and Head, School of Civil and Environmental Engineering
The University of New South Wales
paper addresses the effects of shrinkage on the serviceability of concrete
structures. It outlines why
shrinkage is important, its major influence on the final extent of cracking and
the magnitude of deflection in structures, and what to do about it in design.
A model is presented for predicting the shrinkage strain in normal and
high strength concrete and the time-dependent behaviour of plain concrete and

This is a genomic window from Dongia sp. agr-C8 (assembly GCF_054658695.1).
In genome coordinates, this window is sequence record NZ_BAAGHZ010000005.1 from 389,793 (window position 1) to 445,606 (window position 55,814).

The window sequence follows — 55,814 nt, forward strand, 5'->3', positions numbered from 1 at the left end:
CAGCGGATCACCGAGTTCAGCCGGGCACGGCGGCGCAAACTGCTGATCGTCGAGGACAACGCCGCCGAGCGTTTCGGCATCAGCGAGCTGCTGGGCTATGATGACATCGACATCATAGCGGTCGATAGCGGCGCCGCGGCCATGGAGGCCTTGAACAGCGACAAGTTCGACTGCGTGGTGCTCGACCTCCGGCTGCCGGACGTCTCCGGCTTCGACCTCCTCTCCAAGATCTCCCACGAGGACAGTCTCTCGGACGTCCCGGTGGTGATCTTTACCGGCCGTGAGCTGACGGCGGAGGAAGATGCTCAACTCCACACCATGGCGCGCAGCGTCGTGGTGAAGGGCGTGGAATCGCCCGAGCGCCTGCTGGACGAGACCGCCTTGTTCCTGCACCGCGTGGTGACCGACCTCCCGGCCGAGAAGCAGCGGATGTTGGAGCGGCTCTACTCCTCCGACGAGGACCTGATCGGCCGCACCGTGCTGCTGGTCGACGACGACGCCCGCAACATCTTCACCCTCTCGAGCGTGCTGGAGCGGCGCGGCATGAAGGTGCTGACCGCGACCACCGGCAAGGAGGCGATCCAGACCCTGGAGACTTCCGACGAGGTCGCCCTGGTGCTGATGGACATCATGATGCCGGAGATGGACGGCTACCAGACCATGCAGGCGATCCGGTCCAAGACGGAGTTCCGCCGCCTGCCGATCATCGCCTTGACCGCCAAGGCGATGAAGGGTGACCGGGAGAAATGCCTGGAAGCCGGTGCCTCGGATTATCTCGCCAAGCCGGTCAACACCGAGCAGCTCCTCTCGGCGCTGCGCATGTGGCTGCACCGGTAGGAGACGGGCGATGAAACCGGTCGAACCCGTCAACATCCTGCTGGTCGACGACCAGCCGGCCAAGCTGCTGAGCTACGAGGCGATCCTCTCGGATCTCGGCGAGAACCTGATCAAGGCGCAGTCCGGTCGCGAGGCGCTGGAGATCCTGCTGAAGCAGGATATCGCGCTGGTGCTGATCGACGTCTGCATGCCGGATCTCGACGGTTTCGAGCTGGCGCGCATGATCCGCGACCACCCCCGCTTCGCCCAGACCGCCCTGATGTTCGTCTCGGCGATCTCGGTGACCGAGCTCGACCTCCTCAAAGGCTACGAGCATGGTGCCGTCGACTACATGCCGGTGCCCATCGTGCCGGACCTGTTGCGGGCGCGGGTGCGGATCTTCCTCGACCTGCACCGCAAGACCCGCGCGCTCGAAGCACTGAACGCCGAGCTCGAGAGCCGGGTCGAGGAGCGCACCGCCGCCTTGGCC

reinforced concrete, with and without external restraints, is explained. Analytical procedures are described for estimating the final
width and spacing of both flexural cracks and direct tension cracks and a
simplified procedure is presented for including the effects of shrinkage when
calculating long-term deflection. The
paper also contains an overview of the considerations currently being made by
the working group established by Standards Australia to revise the
serviceability provisions of AS3600-1994, particularly those clauses related to
Creep; Cracking; Deflection; Reinforced concrete; Serviceability; Shrinkage.